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The cast of School of Rock: The Musical.

  • Title: School of Rock: The Musical
  • Book by: Julian Fellowes
  • Lyrics by: Glenn Slater
  • New music by: Andrew Lloyd Webber
  • Director: Laurence Connor
  • Actors: Merritt David Janes
  • Company: Presented by Mirvish Productions
  • Venue: Ed Mirvish Theatre
  • City: Toronto
  • Year: Runs to January 6, 2019


3.5 out of 4 stars

Who would have guessed that School of Rock, Richard Linklater’s 2003 comedy about a rocker who pretends to be a substitute teacher, would eventually evolve into a lucrative multiplatform franchise?

In recent years, the American film has been turned into a TV show on Nickelodeon and a stage musical that’s played on Broadway and the West End, and is now in Toronto on tour.

It’s hard to think of a much more unlikely team to adapt a Jack Black movie featuring cute kids and the tagline “stick it to the man" than a couple of old British dudes who have sat as Conservative peers in the House of Lords.

But book writer Julian Fellowes (the creator of Downton Abbey) and composer Andrew Lloyd Webber (no introduction needed, partnered here with American lyricist Glenn Slater) have turned out an surprisingly enjoyable musical based on it – one that charms chiefly thanks to a corps of preteen actor-musicians, some of whom are tiny quadruple threats.

School of Rock’s plot remains as simple as it did when screenwriter Mike White first imagined it. Shortly after being kicked out of his band, aging rockaholic Dewey Finn (Merritt David Janes) also finds himself threatened with eviction from his apartment. And so, when a private elementary school called Horace Green calls looking for his roommate Ned Schneebly (Layne Roate) to substitute, the musician pretends to be him – thinking subbing is an easy way to earn some cash.

Instead of history and math, Dewey’s “Mr. Schneebly” teaches the uniformed, overscheduled kids in his class to let their hair down and play good old rock’n’roll, and starts training them to compete in an upcoming battle of the bands.

The premise is totally cartoonish, with somehow neither principal Rosalie Mullins (the excellent Lexie Dorsett Sharp) nor anyone else in the school ever hearing the kids playing loud music all day long instead of studying.

But the ludicrousness and low stakes end up being part of the good-natured show’s appeal.

We’re so used to kid-forward musicals being about orphans, from Annie to Oliver!, or underprivileged children, from Billy Elliot to Charlie and the Chocolate Factory, the other current Mirvish Productions offering.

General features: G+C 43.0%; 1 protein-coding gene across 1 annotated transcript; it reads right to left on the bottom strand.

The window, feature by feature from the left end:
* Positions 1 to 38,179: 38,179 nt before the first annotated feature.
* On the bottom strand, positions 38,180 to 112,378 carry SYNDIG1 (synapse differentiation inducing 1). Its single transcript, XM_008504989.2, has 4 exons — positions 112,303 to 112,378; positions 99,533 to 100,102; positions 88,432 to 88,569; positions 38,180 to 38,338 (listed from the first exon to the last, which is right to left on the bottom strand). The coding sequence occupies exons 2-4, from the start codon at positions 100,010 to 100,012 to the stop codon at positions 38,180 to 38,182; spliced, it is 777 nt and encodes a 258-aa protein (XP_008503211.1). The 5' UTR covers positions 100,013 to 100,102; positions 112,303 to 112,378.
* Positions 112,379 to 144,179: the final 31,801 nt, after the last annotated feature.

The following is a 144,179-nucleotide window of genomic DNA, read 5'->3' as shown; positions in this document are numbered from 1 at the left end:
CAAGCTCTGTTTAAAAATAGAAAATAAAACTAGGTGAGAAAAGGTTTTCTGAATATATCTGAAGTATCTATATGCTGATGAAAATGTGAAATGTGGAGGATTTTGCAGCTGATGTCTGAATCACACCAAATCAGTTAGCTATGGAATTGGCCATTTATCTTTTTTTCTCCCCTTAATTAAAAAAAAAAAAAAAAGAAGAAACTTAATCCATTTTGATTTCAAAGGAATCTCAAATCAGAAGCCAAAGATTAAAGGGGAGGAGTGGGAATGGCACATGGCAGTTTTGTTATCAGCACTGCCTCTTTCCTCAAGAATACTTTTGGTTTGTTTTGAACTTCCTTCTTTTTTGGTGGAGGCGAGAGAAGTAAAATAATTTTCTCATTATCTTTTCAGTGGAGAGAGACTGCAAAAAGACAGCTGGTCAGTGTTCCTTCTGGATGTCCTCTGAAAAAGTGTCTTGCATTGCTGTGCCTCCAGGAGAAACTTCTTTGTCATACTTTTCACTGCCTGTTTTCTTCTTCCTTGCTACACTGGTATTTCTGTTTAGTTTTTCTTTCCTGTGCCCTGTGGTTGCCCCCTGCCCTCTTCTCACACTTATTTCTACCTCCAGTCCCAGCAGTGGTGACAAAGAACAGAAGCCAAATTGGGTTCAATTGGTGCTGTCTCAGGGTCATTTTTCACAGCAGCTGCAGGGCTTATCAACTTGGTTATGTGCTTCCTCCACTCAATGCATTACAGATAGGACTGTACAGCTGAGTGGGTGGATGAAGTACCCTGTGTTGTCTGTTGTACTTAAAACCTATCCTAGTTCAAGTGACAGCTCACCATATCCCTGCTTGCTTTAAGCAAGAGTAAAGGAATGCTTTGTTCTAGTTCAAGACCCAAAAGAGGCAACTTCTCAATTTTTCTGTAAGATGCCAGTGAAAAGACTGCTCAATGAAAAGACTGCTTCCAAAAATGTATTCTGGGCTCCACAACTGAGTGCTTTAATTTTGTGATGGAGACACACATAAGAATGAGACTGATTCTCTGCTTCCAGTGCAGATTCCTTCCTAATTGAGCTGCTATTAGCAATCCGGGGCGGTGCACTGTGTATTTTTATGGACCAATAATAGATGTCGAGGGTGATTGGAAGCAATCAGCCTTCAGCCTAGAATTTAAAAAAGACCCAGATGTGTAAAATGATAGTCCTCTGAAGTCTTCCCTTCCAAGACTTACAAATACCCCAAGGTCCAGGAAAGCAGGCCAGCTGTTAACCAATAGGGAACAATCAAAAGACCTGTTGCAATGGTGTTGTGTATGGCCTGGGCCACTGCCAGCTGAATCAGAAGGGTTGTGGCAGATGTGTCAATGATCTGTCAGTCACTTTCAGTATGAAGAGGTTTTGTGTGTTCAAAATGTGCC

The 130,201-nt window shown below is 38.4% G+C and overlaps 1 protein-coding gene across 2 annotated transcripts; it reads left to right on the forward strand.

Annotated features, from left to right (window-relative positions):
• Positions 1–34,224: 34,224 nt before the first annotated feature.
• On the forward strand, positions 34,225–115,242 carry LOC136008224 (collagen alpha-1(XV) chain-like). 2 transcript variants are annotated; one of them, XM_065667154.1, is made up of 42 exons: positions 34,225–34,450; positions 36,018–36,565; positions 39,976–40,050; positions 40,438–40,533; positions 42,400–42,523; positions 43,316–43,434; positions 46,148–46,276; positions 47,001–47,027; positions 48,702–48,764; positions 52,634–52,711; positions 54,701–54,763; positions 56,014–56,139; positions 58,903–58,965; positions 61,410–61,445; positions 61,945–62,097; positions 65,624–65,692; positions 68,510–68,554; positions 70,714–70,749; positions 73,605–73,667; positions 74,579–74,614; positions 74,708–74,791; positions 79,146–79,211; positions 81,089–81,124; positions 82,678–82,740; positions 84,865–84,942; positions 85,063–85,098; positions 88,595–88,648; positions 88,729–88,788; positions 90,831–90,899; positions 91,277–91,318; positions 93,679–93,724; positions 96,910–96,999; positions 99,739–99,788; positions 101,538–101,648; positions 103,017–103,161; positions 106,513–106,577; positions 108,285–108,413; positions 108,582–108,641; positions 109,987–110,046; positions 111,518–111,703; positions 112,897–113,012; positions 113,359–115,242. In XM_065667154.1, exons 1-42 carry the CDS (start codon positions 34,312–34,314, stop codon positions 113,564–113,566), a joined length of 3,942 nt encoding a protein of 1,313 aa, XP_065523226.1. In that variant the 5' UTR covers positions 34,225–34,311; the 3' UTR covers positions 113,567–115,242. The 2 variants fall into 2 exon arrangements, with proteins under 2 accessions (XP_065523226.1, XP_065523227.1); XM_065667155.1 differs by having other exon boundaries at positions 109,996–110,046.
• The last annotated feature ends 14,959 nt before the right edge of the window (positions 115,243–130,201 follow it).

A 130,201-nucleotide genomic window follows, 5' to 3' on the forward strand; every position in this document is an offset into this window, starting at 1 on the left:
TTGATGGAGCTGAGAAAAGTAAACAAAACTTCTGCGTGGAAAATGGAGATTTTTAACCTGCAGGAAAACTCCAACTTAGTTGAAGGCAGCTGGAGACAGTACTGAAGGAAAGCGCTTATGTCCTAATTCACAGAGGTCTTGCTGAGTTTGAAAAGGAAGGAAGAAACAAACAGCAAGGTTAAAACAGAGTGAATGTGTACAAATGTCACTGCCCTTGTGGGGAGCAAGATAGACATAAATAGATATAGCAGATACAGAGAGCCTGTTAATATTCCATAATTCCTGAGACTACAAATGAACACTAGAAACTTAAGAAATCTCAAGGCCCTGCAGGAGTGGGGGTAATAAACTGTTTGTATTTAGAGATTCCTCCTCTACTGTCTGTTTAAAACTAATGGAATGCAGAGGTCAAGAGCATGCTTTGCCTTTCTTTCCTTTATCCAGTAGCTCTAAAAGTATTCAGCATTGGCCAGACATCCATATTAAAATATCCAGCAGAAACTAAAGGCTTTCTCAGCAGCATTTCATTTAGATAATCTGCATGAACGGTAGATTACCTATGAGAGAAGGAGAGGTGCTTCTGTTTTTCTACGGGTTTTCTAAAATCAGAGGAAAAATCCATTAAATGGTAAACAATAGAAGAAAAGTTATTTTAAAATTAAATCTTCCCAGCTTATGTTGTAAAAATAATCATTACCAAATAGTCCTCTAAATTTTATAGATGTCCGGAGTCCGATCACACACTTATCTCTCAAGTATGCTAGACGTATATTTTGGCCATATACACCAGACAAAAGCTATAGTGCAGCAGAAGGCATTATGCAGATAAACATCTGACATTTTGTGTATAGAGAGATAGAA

It’s a refreshing change, and probably more reflective of Broadway’s actual demographic, to have a show featuring a group of preteen characters whose parents can all afford $50,000 annual tuition. (One of the smarter elements of Fellowes script is that we hear actual dollar amounts – for instance, we know that Dewey earns a mere $950 a week.)

Dewey’s students may mostly be stereotypes who can be summed up in an adjective – overachieving Summer (Sami Bray), nerdy Lawrence (Theo Mitchell-Penner), shy Tomika (Grier Burke). But all the performers in the young ensemble are an absolute pleasure to watch – especially the ones who can actually rock out.

There’s a nine-year-old guitarist in the cast named Mystic Inscho (his character is Zach) who will make your jaw drop, while eight-year-old bassist Leanne Parks (playing Katie) never fails to amuse when she puts on her “bass face.” (They’re supplemented by an adult band featuring a trio of power guitarists in the orchestra pit.)

Lloyd Webber began his musical-theatre career writing Joseph and the Technicolour Dreamcoat for a school choir, so the sweet hymn-like harmonies he writes for the young performers in songs like If Only You Would Listen (directed at helicopter parents) are a return to his roots.

Indeed, School of Rock is the Phantom of the Opera composer’s most playful score in ages, featuring nods to classic prog-rock and classical music (including a fun borrowing of the Queen of the Night aria from Mozart’s The Magic Flute).

Fifteen years after the movie, rock music is even more passé as a musical form, so completely supplanted by hip-hop and pop, that (white, middle-aged, male) Dewey’s steadfast belief in its supposedly transgressive powers is funnier than it ever was. Janes is entertainingly over-the-top as this manic man-child – and he’s got the goods vocally, with a great mock-rock howl. (He plays five out of eight shows a week; the alternate in the unexpectedly challenging role is Gary Trainor.)

There are a only a couple of moments where Fellowes’s book seems a little over the pond and out of touch – such as an early joke about corporal punishment that makes Dewey seem dumber than he is, and Mrs. Mullins more negligent.

There’s also a sight gag in which Dewey has the kids quickly cover up their musical instruments with a wigwam and dress up as pilgrims and Native Americans before Mrs. Mullins enters the room. I don’t know about American private schools, but here in Canada, a principal walking in on kids in headdresses striking cigar-store poses would be a much bigger problem for a substitute teacher than discovering them at band practice. The touring production might want to bring someone in to tweak this scene so Toronto audiences will laugh instead of cringe in a town where most theatres begin shows with a land acknowledgement.

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